2021: Biggest events that shaped Kentucky and the U.S.
Published 2:00 am Saturday, January 1, 2022
The year 2021 is one that people won’t forget soon. It brought a multitude of changes, and not all of them for the better. 2021 has most people agreeing that too much change may not be a good thing.
A survey by YouGov found that 58% of Americans say 2021 was one of the worst years in U.S. history. Another survey by onepoll found that 53% of Americans said 2021 was one of the worst years of their lives.
When COVID-19 turned the world upside down in 2020, many people thought this year would provide a chance to recover from things that happened in 2020. Instead, 2021 was a continuation of the pandemic and other social and political turmoil.
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Aside from the turmoil and suffering that major events in 2021 caused, those events opened up the opportunity for important conversations about societal and other issues facing Kentucky and the U.S. Every major happening this year has spurred conversations about what citizens and politicians can do to make the country better.
Here are some of the biggest news stories that shaped both Kentucky and the U.S. in 2021.
January: Attack on the Capitol
When Congress gathered in the U.S. Capitol to certify Joe Biden’s presidential victory on Jan. 6, hundreds of Trump supporters stormed the building to protest the event. Some made it as far as the Senate chamber.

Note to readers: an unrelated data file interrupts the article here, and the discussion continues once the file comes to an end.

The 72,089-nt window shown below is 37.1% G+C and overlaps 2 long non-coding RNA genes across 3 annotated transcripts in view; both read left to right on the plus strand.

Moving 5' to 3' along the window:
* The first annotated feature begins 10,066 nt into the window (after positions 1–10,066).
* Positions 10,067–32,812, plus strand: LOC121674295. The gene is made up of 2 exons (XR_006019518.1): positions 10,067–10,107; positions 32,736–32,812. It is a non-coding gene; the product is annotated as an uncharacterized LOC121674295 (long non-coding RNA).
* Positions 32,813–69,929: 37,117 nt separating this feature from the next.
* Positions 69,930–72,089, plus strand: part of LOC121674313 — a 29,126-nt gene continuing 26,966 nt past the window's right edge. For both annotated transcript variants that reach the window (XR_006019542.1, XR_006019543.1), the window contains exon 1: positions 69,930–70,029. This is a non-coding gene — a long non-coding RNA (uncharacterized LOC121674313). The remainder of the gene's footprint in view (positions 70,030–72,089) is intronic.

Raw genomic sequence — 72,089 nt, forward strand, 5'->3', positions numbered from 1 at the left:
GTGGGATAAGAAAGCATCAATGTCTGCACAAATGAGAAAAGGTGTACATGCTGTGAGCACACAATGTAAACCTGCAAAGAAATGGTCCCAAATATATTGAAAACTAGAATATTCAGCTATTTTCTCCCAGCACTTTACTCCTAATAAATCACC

Protesters killed a Capitol police officer, injured more than 140 people, and caused about $1.5 million in damages. Five people died that day, but not all died within the walls of the Capitol as a result of the riot. It was the worst attack on the Capitol since the War of 1812 when British troops burned the building.
Then-President Donald Trump had called for this rally of his supporters beforehand. He spread rhetoric about the election being fraudulent without presenting evidence. On Jan. 13, Trump was impeached for “incitement of insurrection,” but the Senate did not secure enough votes to convict him.
March: Kentucky floods
On March 1, after experiencing snow and ice followed by melting with three days of relentless rain, parts of central and eastern Kentucky had some of the worst floods in the state’s history.
Towns along the Kentucky River, from Frankfort to Beattyville and beyond, sat under feet of water for days. People lost homes and businesses, and many had to evacuate. Later in March, another flood-affected parts of Eastern Kentucky.